Capital Markets

Bump in the Road for Convertibles

Hedge funds are selling off their holdings, adding to the risk of issuing these hybrid securities.
Vincent RyanJuly 16, 2008

Convertible bonds are under selling pressure and suffering price declines as hedge funds seek to reduce their risk positions, according to Wednesday’s Financial Times. The issues of automakers and financial services firms are particularly affected.

Hedge funds drive much of the appetite for convertibles. They use convertible bonds for the purposes of arbitrage, buying the bonds then selling short the common stock of the issuing companies.

But hedge funds are putting more of their holdings in cash — 15% of assets under management at the beginning of 2008, according to Greenwich Associates — and deleveraging. Hedge fund industry leverage ratios fell to 2.1 at the end of 2007, down from 2.3 a year earlier, Greenwich says.

Among the hardest-hit convertible bonds on Tuesday were those of Wachovia, Bank of America, AIG, and Ford, according to FT.

A convertible bond can be exchanged for shares of stock in the issuing company, usually at a pre-announced ratio and at a certain price. They allow investors to participate in equity upside, while giving the company raising funds a lower interest rate. As a bonus, the interest is also tax deductible.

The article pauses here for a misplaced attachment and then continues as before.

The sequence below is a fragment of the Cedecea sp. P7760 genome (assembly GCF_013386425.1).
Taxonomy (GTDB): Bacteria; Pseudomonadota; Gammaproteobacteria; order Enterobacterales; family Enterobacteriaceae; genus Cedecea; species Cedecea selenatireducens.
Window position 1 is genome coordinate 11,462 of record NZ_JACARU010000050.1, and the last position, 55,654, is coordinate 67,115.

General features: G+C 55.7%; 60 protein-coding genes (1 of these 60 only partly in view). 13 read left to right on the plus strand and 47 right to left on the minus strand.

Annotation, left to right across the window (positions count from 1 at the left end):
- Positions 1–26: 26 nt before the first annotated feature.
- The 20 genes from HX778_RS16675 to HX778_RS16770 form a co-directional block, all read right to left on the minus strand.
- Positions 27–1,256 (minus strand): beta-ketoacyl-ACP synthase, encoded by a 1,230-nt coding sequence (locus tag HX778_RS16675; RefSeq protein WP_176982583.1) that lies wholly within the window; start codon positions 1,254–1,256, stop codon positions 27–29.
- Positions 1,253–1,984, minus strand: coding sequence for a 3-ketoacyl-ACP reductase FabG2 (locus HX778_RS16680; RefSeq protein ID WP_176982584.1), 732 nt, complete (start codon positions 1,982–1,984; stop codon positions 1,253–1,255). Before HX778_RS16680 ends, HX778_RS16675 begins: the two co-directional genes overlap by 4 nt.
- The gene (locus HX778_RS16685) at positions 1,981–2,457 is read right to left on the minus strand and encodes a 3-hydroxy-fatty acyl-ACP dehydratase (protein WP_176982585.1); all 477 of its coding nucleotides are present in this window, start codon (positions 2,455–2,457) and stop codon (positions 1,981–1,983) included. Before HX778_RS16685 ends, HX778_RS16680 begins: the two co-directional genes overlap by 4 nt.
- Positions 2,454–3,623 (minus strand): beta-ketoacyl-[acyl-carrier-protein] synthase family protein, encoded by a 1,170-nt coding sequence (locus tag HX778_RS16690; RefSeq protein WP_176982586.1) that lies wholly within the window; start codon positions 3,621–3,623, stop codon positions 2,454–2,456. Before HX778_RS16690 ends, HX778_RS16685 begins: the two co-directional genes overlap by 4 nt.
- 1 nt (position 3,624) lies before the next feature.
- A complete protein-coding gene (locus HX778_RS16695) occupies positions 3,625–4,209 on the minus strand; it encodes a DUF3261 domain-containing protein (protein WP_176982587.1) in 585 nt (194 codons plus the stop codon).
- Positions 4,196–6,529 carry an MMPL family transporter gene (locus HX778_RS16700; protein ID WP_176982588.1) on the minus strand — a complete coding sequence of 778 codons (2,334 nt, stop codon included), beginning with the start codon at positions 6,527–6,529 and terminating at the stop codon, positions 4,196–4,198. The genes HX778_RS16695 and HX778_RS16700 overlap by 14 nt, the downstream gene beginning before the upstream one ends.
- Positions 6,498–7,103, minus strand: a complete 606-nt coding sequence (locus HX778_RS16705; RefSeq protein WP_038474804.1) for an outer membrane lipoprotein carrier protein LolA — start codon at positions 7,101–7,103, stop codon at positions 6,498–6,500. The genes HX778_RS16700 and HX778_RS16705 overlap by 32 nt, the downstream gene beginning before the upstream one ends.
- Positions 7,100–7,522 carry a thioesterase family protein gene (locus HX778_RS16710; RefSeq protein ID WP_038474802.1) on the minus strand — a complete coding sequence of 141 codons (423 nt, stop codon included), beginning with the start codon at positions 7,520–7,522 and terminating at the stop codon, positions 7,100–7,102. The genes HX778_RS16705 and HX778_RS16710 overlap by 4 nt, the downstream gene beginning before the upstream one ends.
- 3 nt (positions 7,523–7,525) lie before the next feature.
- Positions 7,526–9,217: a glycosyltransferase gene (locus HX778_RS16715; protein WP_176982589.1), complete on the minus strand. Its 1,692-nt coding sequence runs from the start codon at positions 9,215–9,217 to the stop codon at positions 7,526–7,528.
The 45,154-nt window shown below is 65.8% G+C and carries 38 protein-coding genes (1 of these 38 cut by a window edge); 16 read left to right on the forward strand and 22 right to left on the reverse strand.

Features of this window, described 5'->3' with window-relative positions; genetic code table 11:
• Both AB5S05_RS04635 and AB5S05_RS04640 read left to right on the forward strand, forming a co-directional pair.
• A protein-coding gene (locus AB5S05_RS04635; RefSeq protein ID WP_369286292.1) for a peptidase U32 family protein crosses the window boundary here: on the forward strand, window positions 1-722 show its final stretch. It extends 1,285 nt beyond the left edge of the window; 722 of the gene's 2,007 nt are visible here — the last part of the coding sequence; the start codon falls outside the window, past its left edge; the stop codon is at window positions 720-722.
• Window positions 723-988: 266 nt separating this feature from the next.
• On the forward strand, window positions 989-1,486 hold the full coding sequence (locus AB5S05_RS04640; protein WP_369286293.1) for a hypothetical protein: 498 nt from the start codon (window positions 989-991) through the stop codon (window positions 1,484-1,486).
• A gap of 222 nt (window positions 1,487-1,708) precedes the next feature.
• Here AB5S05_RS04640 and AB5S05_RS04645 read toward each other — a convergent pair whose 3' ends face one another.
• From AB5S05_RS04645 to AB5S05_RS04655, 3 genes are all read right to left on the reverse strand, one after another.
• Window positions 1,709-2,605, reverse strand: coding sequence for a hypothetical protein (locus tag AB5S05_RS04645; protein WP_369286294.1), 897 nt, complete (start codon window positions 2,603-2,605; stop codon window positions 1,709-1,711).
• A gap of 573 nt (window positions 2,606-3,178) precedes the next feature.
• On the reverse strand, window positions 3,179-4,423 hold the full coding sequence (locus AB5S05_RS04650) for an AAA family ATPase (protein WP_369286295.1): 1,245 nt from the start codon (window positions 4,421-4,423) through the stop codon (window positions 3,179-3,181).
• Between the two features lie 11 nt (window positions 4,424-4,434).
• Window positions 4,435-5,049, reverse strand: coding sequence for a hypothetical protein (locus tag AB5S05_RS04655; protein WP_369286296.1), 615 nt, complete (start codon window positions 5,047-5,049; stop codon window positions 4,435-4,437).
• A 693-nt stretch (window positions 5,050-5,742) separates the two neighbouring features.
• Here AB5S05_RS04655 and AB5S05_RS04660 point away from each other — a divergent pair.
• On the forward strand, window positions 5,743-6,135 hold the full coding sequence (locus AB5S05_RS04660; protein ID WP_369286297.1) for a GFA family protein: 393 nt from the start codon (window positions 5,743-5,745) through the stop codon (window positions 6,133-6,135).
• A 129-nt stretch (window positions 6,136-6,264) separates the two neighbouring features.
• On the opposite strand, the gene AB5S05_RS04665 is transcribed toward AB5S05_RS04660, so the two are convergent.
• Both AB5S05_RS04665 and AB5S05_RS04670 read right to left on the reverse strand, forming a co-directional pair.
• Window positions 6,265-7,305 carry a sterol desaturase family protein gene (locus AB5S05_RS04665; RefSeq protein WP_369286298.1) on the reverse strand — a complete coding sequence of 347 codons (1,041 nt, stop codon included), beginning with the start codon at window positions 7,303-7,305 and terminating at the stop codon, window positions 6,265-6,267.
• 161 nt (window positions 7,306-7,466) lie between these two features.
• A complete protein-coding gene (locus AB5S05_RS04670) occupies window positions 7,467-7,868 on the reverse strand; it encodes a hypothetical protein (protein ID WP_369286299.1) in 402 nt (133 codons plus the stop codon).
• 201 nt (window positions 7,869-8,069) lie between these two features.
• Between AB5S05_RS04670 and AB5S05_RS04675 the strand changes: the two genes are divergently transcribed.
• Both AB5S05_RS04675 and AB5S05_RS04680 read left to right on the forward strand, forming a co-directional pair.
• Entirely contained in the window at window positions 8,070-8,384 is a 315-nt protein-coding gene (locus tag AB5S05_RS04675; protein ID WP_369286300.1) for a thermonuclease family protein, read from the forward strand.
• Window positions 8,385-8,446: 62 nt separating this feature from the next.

Sales of such securities have jumped in the United States the past two years. Volume fell to $52 billion in the first half of the year, down from $55 billion a year earlier, according to Thomson Reuters. But in the second quarter convertible sales increased to $35.2 billion, up from $29.7 billion last year.

The convertible bond selloff is only the latest caution flag to potential corporate issuers.

Because most convertible bonds are “putable,” the issuer can be forced to buy them back at a certain date and price if the company’s stock is trading out of the money. If enough holders do that, and in the meantime interest rates have soared, raising new capital could be much more expensive.

These bonds also often are putable when a fundamental change occurs in the business — so at the exact time a company may be having a financial crisis, it could be forced to pony up cash to buy back the bonds. Last March, Merrill Lynch had to increase the debt-to-equity conversion rate for existing bondholders and add more “put” dates so it wouldn’t have to lay out the cash to buy back its convertibles.

Homebuilder WCI Communities is also in a crisis related to its convertible bonds. Strapped for cash, the Bonita Springs, Fla.-based company is offering to exchange new secured debt with a 16% coupon for $125 million of convertible notes. Holders of the convertibles recently indicated that they would exercise their option to be repaid.

Issuance of convertibles can also cause a company’s share price to dip, because when a convertible matures, the company usually has to issue a large chunk of new stock, diluting current stakeholders.

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